I own two hand planes: a German made  No. 3 plane I inherited from my wife’s grandfather and a Stanley Bailey No. 4 that belonged to my dad. Besides shaving doors to fit into door jams, I had never had any success with planes in the past, mostly from ignorance and lack of skill. (In fact it was for fitting new doors in our old house that I originally borrowed the No. 4 from my dad, and had failed to return it. I guess after 15 years, he is not going to miss it and I can consider it mine. Sorry Dad.) The second factor was Eskom. No power means no power tools, and load shedding was having a devastating affect on my woodworking efforts.

That weekend, I hauled out the No. 4 and after a couple of YouTube tutorials, figured out where I was going wrong. I sharpened the blade, set it, tested it and suddenly, was jointing boards by hand. I also figured out that this was the wrong plane and started hunting for a No. 7.  It took about 2 minutes online to find what I needed. It seems that there are a large number of people selling old tools on online platforms, and high quality and vintage tools are easy to come by. I found a seller, and made a deal. That Monday, after work, I passed by his place and collected my new plane.

My "new"Stanley No. 7 on the way home.
My “new “Stanley No. 7 on the way home.

It was not in working order, and needed a little TLC to bring it back to life. Like my vice, it was rusted and a little rough around the edges but a solid vintage tool. I stripped it back to bare metal and cleaned up the rust. A couple of coats of hammered enamel later and a few hours of work flattening the sole and it looked like new. The only problem was I couldn’t get a decent edge on the blade. The blade was too large to fit into my honing guide and wider than my sharpening stone.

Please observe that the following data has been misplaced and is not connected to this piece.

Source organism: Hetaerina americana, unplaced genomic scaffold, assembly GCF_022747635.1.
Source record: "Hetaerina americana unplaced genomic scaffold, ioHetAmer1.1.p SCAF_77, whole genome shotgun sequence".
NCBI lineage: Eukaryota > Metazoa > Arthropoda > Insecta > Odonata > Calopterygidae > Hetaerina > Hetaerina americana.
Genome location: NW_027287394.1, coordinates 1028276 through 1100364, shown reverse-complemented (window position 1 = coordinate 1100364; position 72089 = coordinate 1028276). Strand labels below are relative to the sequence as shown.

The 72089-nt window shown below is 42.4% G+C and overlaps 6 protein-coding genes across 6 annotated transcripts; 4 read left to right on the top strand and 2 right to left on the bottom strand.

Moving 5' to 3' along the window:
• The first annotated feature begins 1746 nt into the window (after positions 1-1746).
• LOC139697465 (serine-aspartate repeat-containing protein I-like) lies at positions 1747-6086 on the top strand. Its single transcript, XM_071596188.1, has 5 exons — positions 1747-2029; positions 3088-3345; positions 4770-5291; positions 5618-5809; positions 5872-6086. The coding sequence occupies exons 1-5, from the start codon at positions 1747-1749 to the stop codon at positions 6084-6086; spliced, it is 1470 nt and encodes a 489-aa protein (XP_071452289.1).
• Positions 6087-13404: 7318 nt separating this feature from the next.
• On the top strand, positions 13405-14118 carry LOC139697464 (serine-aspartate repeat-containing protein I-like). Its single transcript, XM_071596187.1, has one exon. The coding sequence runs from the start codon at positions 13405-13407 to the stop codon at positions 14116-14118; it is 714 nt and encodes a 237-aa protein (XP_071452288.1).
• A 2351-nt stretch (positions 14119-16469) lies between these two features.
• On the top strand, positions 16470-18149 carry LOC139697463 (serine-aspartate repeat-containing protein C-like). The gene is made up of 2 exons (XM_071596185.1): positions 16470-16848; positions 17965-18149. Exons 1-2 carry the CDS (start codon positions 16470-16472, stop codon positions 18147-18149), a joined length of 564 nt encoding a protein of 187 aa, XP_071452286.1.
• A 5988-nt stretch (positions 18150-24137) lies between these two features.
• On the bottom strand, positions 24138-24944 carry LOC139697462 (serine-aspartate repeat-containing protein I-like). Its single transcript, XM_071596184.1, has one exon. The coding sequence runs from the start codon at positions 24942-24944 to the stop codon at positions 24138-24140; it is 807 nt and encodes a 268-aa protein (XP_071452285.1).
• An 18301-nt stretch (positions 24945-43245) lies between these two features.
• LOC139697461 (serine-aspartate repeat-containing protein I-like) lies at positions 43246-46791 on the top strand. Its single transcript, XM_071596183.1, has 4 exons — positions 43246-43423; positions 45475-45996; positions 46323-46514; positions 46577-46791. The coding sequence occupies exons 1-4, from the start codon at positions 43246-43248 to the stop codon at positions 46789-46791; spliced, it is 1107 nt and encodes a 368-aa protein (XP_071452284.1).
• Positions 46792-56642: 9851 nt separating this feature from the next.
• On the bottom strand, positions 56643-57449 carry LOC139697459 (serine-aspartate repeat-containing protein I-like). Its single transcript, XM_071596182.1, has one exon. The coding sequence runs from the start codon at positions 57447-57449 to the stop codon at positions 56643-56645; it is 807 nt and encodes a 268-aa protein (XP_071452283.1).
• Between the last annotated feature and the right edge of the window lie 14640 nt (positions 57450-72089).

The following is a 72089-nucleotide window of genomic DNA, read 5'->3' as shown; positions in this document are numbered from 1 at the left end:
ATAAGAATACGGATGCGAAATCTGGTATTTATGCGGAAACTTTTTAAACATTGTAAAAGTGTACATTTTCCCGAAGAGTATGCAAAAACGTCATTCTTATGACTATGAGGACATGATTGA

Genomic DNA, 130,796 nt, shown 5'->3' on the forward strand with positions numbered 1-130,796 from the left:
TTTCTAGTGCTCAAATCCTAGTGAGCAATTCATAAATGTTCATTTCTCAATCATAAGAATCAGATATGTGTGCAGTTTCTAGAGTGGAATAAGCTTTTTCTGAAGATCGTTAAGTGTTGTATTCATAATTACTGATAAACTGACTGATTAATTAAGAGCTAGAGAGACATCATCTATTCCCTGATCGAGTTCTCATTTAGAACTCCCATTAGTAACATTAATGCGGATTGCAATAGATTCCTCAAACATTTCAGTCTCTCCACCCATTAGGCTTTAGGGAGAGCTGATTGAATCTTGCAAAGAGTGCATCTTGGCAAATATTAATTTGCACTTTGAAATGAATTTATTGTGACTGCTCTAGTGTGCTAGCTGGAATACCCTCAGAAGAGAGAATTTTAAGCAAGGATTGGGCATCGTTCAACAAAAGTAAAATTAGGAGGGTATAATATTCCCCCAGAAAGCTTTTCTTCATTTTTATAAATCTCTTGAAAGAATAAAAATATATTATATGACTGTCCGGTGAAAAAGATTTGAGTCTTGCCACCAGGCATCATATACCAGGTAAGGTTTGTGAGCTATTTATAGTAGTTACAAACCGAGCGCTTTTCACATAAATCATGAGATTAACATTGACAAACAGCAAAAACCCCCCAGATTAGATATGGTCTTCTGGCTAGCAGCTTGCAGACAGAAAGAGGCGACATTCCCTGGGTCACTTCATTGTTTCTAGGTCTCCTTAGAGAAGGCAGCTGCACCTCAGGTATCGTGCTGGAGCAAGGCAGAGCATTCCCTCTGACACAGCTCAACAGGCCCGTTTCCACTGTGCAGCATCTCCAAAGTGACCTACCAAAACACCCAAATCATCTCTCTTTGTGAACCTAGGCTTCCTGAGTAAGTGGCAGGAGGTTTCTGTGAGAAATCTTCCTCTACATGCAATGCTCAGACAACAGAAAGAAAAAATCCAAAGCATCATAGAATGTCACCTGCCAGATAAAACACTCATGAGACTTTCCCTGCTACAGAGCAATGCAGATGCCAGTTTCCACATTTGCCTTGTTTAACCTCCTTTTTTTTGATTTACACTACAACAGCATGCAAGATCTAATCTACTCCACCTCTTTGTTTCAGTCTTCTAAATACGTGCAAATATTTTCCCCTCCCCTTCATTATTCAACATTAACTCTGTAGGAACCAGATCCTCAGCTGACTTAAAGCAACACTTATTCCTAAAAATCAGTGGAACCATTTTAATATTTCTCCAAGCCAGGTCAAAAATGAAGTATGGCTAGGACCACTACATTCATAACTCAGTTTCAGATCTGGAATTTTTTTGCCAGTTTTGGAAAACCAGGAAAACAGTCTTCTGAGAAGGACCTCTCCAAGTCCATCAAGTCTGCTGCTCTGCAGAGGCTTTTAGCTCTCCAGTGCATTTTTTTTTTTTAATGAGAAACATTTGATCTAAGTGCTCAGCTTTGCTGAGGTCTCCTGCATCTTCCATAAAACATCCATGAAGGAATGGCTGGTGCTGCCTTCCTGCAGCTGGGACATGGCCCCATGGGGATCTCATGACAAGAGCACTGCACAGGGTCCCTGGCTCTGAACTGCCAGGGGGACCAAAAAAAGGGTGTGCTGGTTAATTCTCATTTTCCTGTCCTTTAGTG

It looks a little rough, but these tools were made to last a lifetime, or two.
It looks a little rough, but these tools were made to last a lifetime, or two.

A trip to the local hardware store turned up a really neat sharpening wheel that attached to the drill. It was water-cooled so did not overheat the metal. I tried it on my chisels first, figuring I could always fix those easily if I messed it up. It gave them a neat, clean edge that I could hone using water-paper and a sheet of glass. My No. 3 and No. 4 blades were next and I soon had a collection of silky smooth wood curls collecting at my feet. But the No. 7 was just too large to fit into the rig. I had to improvise, and built my own sharpening jig using some carefully angled wood. Once I had that sorted was able to bring the plane to full use.